PACMPL issue ICFP 2023 also welcomes submissions in two separate categories — Functional Pearls and Experience Reports — that must be marked as such when submitted and that need not report original research results. Detailed guidelines on both categories are given at the end of this call.
Submissions from underrepresented groups are encouraged. Authors who require financial support to attend the conference can apply for PAC funding (http://www.sigplan.org/PAC/).
The General Chair and PC Chair may not submit papers. PC members (other than the PC Chair) may submit papers. However, SIGPLAN guidelines dictate that they be held to a higher standard: a PC paper can be accepted if after the discussion it has at least one strongly-supportive review and no detractors. Each PC member may be listed as a coauthor on a maximum of three submissions.
Please contact the Programme Chair if you have questions or are concerned about the appropriateness of a topic.
Proceedings of the ACM on Programming Languages (PACMPL https://pacmpl.acm.org/) is a Gold Open Access journal publishing research on all aspects of programming languages, from design to implementation and from mathematical formalisms to empirical studies. Each issue of the journal is devoted to a particular subject area within programming languages and will be announced through publicised Calls for Papers, like this one.
Preparation of submissions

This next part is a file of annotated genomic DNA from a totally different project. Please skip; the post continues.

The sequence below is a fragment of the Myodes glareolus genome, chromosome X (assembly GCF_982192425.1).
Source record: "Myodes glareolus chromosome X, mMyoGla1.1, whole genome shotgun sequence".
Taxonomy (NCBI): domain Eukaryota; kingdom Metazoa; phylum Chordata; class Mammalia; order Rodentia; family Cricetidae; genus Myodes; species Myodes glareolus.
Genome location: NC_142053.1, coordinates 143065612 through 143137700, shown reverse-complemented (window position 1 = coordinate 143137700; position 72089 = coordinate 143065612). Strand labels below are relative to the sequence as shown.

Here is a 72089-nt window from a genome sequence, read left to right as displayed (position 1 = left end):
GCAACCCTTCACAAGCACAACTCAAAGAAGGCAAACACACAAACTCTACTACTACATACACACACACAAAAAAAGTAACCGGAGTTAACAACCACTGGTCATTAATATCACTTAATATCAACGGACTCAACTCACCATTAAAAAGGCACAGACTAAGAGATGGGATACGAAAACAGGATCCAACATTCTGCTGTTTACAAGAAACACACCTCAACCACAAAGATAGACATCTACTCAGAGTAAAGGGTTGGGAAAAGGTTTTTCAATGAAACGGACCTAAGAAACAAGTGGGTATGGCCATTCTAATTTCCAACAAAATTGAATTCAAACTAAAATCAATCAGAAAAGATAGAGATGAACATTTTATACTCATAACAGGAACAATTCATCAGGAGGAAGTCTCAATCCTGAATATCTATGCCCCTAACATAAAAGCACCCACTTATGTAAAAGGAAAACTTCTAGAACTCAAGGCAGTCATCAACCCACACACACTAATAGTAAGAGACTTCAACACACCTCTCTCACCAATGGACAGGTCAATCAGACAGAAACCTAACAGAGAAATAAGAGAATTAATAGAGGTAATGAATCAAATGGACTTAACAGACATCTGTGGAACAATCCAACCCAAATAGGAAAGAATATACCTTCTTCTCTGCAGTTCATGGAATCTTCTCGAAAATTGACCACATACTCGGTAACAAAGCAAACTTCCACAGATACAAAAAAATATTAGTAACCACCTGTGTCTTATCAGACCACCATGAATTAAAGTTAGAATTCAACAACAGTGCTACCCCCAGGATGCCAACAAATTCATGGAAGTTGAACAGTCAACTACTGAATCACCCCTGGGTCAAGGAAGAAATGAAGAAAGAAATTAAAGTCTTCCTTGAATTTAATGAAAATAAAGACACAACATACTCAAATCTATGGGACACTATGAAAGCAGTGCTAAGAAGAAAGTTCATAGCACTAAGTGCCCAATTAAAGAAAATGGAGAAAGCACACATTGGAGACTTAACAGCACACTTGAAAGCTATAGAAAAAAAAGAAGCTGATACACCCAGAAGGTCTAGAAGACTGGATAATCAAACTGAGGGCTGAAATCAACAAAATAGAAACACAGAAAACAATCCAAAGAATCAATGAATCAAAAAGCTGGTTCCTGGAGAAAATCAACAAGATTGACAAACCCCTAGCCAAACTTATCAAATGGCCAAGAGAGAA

Deadline: The deadline for submissions is Wednesday, March 1, 2023, Anywhere on Earth (https://www.timeanddate.com/time/zones/aoe). This deadline will be strictly enforced.
Formatting: Submissions must be in PDF format, printable in black and white on US Letter sized paper and interpretable by common PDF tools. All submissions must adhere to the “ACM Small” template that is available (in both LaTeX and Word formats) from https://www.acm.org/publications/authors/submissions.
There is a limit of 25 pages for a full paper or Functional Pearl and 12 pages for an Experience Report; in either case, the bibliography and an optional clearly marked appendix will not be counted against these limits. Submissions that exceed the page limits or, for other reasons, do not meet the requirements for formatting, will be summarily rejected.
See also PACMPL’s Information and Guidelines for Authors at https://pacmpl.acm.org/authors.cfm.
Submission: Submissions will be accepted at https://icfp23.hotcrp.com/
Improved versions of a paper may be submitted at any point before the submission deadline using the same web interface.
Author Response Period: Authors will have a 72-hour period, starting at 12:00 (noon) UTC on Monday, May 1, 2023, to read reviews and respond to them.